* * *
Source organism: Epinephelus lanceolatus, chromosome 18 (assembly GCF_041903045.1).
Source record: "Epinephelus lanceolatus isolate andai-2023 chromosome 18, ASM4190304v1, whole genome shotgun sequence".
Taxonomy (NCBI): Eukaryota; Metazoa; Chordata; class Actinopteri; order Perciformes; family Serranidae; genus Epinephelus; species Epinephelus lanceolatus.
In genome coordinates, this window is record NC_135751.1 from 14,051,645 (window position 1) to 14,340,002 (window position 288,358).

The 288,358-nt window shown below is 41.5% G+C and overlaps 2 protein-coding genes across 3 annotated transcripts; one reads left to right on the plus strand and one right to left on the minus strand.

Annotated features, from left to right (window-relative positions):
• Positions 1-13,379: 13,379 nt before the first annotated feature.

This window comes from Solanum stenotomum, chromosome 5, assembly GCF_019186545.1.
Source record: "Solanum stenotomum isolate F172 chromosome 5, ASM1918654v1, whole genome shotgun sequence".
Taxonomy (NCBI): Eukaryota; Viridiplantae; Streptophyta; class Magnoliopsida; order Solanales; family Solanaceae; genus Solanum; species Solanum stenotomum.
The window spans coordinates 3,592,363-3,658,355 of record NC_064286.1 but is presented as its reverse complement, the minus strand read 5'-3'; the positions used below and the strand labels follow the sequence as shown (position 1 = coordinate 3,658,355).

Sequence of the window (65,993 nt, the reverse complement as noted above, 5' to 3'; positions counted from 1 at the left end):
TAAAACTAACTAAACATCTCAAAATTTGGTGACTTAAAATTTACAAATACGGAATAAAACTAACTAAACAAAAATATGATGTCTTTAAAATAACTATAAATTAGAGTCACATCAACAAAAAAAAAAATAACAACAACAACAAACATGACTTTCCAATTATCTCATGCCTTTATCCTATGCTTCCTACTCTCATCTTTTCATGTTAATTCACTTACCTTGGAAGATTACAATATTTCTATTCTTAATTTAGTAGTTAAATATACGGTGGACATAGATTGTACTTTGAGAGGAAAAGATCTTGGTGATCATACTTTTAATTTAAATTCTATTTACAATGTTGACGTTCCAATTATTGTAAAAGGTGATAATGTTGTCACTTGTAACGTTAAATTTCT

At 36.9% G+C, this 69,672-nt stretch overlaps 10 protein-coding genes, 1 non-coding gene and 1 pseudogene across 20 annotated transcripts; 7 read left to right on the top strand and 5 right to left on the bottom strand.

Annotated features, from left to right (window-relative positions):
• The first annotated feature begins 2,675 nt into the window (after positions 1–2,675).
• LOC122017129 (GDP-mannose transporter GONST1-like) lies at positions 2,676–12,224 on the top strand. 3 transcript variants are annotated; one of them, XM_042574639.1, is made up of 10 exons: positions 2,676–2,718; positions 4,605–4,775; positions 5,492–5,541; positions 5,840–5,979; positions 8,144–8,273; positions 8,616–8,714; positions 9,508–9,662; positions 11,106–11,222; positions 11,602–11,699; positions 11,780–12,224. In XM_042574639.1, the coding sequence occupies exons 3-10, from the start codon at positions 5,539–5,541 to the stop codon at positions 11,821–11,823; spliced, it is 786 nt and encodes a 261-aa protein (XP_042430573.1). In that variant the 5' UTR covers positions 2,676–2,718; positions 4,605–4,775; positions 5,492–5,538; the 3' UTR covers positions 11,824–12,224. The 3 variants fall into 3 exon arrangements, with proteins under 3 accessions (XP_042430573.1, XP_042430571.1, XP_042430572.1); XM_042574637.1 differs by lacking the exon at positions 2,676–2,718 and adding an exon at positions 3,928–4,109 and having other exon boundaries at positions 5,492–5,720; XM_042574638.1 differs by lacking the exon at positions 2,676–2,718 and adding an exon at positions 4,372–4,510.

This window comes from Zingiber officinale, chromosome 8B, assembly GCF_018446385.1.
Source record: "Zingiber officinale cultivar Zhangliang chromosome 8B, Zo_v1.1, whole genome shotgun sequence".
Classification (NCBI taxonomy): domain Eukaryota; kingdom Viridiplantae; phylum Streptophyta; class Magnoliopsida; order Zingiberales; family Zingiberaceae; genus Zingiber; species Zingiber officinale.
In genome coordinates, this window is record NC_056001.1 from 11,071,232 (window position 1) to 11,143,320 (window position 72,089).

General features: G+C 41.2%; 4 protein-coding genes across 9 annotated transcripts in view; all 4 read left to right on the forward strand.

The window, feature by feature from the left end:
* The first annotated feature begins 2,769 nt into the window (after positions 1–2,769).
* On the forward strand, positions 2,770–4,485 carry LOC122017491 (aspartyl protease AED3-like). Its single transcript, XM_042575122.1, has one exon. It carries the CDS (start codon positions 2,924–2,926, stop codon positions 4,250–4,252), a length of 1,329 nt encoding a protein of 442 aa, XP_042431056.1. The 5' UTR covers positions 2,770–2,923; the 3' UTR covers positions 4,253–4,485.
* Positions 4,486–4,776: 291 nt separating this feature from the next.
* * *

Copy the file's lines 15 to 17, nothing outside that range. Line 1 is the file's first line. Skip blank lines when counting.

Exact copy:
Annotated features, from left to right (window-relative positions):
• The first annotated feature begins 2,675 nt into the window (after positions 1–2,675).
• LOC122017129 (GDP-mannose transporter GONST1-like) lies at positions 2,676–12,224 on the top strand. 3 transcript variants are annotated; one of them, XM_042574639.1, is made up of 10 exons: positions 2,676–2,718; positions 4,605–4,775; positions 5,492–5,541; positions 5,840–5,979; positions 8,144–8,273; positions 8,616–8,714; positions 9,508–9,662; positions 11,106–11,222; positions 11,602–11,699; positions 11,780–12,224. In XM_042574639.1, the coding sequence occupies exons 3-10, from the start codon at positions 5,539–5,541 to the stop codon at positions 11,821–11,823; spliced, it is 786 nt and encodes a 261-aa protein (XP_042430573.1). In that variant the 5' UTR covers positions 2,676–2,718; positions 4,605–4,775; positions 5,492–5,538; the 3' UTR covers positions 11,824–12,224. The 3 variants fall into 3 exon arrangements, with proteins under 3 accessions (XP_042430573.1, XP_042430571.1, XP_042430572.1); XM_042574637.1 differs by lacking the exon at positions 2,676–2,718 and adding an exon at positions 3,928–4,109 and having other exon boundaries at positions 5,492–5,720; XM_042574638.1 differs by lacking the exon at positions 2,676–2,718 and adding an exon at positions 4,372–4,510.